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dc.contributor.authorShaikh, Hafsah
dc.date.accessioned2012-11-27T20:16:51Z
dc.date.available2012-11-27T20:16:51Z
dc.date.issued2012-11-27
dc.identifier.urihttp://hdl.handle.net/10464/4146
dc.description.abstractThis study examines issues of racism and sexism through the lens of Critical Race Theory and the interaction of personal and composite narratives. Specifically, the study explores how mainstream media’s hegemonic portrayal of South Asian culture and the 2007 socalled honour killing of Aqsa Parvez contribute to post-9/11 Islamophobia. The researcher presents a personal narrative that draws upon her experiences growing up in Dubai, U.A.E., and in Ontario, Canada and critically analyzes majoritarian stories related to Parvez as well as “counter-perspectives” that challenge such views. Study findings highlight the impact of 9/11 and Parvez’s murder on the researcher’s identity formation, and how media portray Muslim women as oppressed beings who live under the yoke of patriarchy. Results also indicate that although certain articles offer a counter-perspective that challenge dominant narratives, most recent media representations of the Parvez story equate Islam with honour killings and thus foster continued Islamophobia.en_US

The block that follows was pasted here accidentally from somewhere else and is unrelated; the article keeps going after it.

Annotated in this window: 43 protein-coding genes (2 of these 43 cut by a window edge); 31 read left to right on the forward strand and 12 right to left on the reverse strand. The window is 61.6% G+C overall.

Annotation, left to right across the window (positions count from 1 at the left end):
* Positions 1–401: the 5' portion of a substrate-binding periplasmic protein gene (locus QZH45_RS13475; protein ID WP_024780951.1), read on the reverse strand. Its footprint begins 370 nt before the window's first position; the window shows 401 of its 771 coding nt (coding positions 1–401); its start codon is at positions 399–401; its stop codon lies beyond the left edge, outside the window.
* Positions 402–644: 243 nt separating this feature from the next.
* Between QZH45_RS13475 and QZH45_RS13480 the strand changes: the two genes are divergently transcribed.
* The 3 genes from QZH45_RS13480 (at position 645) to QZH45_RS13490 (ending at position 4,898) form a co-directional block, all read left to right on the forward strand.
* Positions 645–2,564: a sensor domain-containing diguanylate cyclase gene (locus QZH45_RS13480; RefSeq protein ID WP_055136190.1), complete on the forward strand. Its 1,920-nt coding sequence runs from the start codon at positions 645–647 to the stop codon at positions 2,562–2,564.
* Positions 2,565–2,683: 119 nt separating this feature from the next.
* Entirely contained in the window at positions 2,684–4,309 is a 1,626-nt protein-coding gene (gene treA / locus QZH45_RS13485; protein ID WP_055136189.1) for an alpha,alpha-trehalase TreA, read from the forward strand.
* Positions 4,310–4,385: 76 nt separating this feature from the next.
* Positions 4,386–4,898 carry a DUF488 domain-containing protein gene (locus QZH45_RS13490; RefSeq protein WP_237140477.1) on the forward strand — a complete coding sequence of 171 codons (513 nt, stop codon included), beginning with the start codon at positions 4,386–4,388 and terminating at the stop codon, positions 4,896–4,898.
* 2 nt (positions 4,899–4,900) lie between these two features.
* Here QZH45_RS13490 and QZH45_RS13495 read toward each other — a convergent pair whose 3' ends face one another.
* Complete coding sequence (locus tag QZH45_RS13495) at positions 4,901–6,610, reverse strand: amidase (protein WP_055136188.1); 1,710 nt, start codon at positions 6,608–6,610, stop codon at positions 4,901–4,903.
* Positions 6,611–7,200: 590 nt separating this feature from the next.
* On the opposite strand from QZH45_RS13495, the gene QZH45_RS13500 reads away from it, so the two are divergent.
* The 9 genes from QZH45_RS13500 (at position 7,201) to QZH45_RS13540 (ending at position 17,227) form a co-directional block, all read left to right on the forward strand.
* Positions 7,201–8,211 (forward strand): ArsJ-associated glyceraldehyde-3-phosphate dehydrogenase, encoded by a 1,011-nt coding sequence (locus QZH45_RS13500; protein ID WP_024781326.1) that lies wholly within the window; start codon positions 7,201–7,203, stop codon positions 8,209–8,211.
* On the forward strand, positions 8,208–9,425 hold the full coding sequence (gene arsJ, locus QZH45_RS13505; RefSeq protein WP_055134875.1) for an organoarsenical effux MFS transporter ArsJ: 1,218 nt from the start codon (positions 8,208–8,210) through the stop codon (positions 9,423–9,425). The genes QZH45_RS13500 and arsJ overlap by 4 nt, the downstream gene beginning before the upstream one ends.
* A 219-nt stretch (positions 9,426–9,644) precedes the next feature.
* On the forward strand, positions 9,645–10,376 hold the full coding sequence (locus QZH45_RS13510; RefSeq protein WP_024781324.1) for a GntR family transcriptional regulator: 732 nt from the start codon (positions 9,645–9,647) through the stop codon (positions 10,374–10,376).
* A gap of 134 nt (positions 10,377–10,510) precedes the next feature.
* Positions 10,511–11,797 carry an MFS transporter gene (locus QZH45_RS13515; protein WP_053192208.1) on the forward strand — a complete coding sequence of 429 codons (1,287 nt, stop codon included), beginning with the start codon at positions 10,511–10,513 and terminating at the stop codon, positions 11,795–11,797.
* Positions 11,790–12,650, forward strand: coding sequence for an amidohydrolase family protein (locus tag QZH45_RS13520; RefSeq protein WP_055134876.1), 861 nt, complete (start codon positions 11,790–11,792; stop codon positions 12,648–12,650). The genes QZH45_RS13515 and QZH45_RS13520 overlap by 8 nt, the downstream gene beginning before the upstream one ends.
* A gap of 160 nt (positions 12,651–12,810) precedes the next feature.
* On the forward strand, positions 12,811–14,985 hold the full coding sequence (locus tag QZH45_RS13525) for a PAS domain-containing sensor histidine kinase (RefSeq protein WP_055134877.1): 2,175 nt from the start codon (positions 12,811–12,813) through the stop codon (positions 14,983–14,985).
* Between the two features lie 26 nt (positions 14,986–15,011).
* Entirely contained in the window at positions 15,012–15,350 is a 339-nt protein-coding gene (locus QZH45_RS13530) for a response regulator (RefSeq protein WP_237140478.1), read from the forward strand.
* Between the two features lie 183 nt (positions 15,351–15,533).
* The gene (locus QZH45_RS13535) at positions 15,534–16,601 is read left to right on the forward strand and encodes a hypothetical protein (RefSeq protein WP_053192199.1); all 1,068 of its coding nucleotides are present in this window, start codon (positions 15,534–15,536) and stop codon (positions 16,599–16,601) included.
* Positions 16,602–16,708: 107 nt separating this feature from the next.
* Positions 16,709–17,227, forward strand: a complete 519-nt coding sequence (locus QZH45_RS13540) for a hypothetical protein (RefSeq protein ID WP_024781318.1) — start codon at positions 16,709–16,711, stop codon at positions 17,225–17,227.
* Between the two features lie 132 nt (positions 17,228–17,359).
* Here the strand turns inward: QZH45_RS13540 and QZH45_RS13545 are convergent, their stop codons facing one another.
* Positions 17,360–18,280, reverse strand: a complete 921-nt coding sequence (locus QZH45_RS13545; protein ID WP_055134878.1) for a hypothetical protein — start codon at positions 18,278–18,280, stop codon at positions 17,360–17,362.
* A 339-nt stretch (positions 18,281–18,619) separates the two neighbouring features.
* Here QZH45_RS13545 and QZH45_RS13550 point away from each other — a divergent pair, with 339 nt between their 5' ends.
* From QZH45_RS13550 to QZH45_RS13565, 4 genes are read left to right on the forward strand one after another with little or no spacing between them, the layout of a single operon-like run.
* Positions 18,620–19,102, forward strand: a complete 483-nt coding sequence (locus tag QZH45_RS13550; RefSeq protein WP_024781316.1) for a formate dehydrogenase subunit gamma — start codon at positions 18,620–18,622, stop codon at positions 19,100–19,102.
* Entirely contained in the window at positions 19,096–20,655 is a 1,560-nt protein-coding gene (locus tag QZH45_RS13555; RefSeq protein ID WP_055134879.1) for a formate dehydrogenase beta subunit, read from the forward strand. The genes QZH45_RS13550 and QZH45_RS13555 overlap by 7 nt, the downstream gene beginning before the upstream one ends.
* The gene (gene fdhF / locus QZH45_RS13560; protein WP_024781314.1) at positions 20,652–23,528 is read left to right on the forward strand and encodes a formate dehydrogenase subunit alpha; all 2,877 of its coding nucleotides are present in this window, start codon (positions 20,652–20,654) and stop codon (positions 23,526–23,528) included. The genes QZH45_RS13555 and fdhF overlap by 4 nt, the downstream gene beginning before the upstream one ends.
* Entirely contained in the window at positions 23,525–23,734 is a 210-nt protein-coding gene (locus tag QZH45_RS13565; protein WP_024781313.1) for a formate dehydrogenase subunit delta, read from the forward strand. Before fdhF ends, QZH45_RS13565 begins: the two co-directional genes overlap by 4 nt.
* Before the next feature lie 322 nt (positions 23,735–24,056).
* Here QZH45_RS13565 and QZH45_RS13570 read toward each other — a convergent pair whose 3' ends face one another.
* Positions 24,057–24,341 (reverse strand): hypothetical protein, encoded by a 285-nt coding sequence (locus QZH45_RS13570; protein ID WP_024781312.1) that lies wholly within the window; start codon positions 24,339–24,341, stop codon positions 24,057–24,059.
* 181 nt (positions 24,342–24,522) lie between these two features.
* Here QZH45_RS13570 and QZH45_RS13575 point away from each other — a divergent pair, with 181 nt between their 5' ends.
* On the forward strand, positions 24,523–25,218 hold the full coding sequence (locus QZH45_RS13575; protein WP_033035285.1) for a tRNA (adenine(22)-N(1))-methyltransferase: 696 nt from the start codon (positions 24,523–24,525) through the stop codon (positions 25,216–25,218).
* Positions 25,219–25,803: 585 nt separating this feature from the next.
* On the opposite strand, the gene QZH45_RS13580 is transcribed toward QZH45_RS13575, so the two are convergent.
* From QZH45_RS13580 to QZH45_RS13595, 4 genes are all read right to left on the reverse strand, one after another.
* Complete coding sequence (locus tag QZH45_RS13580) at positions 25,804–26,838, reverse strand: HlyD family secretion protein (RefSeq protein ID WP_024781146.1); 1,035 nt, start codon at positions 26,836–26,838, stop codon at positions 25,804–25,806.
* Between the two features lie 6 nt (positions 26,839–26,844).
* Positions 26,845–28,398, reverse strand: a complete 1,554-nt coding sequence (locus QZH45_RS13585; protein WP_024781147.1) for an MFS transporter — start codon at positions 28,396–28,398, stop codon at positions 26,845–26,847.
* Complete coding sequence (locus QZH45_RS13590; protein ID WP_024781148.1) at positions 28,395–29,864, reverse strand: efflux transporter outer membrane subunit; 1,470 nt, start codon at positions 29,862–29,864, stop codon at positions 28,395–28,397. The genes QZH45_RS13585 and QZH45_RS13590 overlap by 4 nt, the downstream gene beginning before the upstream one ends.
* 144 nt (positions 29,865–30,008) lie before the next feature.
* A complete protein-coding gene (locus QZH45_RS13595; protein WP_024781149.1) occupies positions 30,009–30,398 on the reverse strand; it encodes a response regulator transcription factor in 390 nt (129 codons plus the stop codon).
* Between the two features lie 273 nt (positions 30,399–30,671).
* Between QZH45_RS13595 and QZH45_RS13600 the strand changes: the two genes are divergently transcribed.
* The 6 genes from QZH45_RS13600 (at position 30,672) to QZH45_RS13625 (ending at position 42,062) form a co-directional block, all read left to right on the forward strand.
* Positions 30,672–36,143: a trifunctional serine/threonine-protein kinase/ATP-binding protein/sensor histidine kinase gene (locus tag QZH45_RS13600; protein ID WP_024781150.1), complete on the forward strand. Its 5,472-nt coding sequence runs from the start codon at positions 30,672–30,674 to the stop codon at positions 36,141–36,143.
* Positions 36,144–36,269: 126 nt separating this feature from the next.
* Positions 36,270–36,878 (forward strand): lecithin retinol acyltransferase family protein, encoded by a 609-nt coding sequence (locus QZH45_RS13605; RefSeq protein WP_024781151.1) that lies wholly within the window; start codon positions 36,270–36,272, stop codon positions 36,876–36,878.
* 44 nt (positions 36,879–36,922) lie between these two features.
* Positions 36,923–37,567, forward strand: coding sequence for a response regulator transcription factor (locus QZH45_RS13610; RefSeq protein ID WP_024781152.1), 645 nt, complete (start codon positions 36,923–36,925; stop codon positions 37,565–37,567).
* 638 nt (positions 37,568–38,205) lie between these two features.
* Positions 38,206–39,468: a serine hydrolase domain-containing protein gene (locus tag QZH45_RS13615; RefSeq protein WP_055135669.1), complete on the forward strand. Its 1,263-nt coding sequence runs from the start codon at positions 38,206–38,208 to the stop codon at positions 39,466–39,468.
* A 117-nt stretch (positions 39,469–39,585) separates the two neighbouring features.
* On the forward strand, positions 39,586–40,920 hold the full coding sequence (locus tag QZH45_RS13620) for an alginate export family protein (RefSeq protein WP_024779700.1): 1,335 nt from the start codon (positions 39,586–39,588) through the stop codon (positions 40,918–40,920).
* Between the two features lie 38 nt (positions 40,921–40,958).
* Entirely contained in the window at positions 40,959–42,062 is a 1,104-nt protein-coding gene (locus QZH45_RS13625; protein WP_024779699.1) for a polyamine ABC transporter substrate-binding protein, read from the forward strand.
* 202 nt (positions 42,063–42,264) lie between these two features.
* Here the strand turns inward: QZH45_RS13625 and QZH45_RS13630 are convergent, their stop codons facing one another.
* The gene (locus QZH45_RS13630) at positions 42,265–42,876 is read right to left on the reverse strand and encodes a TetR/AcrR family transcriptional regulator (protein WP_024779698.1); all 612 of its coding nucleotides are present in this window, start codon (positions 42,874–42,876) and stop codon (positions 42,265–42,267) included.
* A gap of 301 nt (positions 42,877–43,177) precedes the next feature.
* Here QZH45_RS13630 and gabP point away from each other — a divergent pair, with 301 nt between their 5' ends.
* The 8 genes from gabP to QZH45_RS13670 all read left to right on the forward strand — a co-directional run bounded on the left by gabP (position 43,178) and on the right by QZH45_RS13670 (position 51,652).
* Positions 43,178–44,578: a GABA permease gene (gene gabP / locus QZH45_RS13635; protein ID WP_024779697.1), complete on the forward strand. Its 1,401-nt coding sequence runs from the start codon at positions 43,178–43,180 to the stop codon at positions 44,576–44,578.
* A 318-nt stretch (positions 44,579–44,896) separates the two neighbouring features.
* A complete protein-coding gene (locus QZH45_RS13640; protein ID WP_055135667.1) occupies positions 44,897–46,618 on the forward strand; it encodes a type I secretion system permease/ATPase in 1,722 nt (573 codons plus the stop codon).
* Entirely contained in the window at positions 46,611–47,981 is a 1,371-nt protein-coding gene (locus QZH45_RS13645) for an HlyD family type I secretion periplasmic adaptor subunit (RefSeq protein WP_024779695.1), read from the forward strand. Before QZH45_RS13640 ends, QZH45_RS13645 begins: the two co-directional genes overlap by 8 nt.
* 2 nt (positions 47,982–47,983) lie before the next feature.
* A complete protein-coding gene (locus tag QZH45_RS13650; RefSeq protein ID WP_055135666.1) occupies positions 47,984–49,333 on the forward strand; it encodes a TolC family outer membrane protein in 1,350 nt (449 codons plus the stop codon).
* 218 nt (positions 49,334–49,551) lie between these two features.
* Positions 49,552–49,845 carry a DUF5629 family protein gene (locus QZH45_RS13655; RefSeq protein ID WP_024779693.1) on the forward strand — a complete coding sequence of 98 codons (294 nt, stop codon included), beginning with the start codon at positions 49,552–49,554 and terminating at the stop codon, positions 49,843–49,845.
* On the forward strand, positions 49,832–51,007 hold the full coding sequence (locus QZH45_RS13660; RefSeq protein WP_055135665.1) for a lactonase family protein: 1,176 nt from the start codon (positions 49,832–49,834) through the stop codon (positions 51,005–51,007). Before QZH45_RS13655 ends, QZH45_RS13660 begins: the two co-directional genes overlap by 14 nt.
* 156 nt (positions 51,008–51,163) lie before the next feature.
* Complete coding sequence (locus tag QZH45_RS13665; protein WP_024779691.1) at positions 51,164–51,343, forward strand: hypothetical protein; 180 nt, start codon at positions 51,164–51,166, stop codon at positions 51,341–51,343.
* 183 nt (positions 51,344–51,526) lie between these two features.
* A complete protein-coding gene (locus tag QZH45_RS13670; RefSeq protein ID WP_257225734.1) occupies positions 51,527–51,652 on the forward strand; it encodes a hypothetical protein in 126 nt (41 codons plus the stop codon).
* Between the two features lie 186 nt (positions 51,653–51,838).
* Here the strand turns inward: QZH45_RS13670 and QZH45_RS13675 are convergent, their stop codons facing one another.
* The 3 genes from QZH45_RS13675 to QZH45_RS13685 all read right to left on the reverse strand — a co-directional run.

dc.language.isoengen_US
dc.publisherBrock Universityen_US
dc.subjectRacismen_US
dc.subjectSexismen_US
dc.subjectSouth Asian Cultureen_US
dc.titleSouth Asian Women's Identities: A Media and Personal Narrative Analysisen_US
dc.typeElectronic Thesis or Dissertationen_US
dc.degree.nameM.A. Child and Youth Studiesen_US
dc.degree.levelMastersen_US
dc.contributor.departmentDepartment of Child and Youth Studiesen_US
dc.degree.disciplineFaculty of Social Sciencesen_US
dc.embargo.termsNoneen_US
refterms.dateFOA2021-08-08T02:17:32Z


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